If you do not have health insurance and you get charged for a COVID test, submit feedback online.
Call the doctor’s office to see if it was a mistake and make sure they have your correct insurance information on file. Call your insurer to seek reimbursement if you paid the bill.
Double check to see if you were charged for a separate, unrelated health care procedure that was performed in addition to your COVID test.
Most individual and small group health insurers are covering telemedicine services. These services include audio or visual communication. Call your health insurer if you have questions about your insurance coverage.
Most Minnesota health insurance companies have waived copays, coinsurance, and deductibles associated with treatment, at least through the end of the year.
If you get your health care coverage through Medical Assistance or MinnesotaCare, you pay no cost-sharing, including co-pays or deductibles, for the diagnosis, testing and treatment of COVID-19.
Yes, the saliva testing sites in Winona, Duluth, and Saint Paul are open to Wisconsin residents.
Yes, the saliva testing site in Moorhead is open to North Dakota residents.
This saliva test is just as accurate as other tests like nasal swabs, according to the test manufacturer. It tests to see whether you currently have the virus that causes COVID-19. It is not an antibody (or serology) test, which can be used to tell if you may have had the virus in the past. The FDA approved this saliva test on April 10, 2020, and the Minnesota Department of Health supports its use.
Vault Medical Services is operating the testing site. They have been operating similar sites all across the country. Vault is hiring local residents to serve as site managers and testing clinicians. Visit Vault Health: Current Job Openings.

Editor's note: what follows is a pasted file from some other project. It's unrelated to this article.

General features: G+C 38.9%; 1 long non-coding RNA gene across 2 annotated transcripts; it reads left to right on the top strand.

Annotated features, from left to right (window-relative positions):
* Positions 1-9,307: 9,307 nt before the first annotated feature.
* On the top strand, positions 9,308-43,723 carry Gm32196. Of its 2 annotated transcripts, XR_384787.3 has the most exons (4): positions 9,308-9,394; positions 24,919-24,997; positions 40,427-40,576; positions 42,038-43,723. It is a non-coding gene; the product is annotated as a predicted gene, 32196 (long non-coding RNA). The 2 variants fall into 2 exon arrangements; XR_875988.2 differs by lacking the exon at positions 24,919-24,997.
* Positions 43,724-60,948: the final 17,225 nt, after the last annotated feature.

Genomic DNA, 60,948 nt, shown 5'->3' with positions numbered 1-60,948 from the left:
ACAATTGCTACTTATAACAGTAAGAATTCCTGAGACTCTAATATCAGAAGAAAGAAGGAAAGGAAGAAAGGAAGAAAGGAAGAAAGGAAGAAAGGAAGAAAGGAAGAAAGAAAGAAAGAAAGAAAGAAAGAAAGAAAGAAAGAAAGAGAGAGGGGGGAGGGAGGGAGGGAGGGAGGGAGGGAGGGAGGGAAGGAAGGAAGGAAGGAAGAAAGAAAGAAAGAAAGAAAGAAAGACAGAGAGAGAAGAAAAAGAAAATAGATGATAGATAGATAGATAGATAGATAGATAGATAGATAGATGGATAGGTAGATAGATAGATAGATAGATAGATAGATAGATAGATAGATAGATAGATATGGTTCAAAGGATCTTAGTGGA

These saliva testing locations will not replace the COVID-19 testing options already offered across the state. This is another option to make COVID-19 testing more available for all Minnesotans.
We need both kinds of tests. When we have both, we can use the best test for each person and situation. We can also make sure we can do enough tests in Minnesota, even if a lot more people need tests or some testing supplies are in short supply. Having more testing options means we can test more people.
Benefits of the saliva test are that it is more comfortable and less stressful for many people than a nasal or throat swab. It does not need as much equipment and can be done at home. When done at home, it does not require the use of masks, gloves, or other personal protective equipment, which saves it for health care staff and those who need it. However, producing the amount of saliva needed for the test might be hard for some people, like younger children or people recovering from a stroke.
Vault, the company that runs our saliva testing locations, has a lot of supplies and can quickly and continuously make more. They have not had any shortages. The mail-order test also helps save personal protective equipment like masks and gowns, which has been in short supply, for health care workers since people do the test at home.
The number of tests we do in Minnesota changes each day. Some days we are doing all the tests our labs can handle, and some days we are not. We need to be able to do all the needed tests every day, even if there are spikes of cases or big outbreaks that suddenly require more testing.
Testing is an important way to keep schools open for in-person learning. We know there are cases of COVID-19 in our communities. If we are able to find those cases through testing, we can give people instructions to help prevent spreading the virus to others. If people are not tested, they could have the virus and not know it and spread it to others, leading to more cases.
Our goal is to keep schools open while keeping Minnesotans safe. Once a school chooses a learning model (in-person, hybrid, distance learning) and school has started, the number of cases in the community does not decide whether the learning model has to change. A decision to change learning models depends on cases within the school community and what is happening in the schools themselves.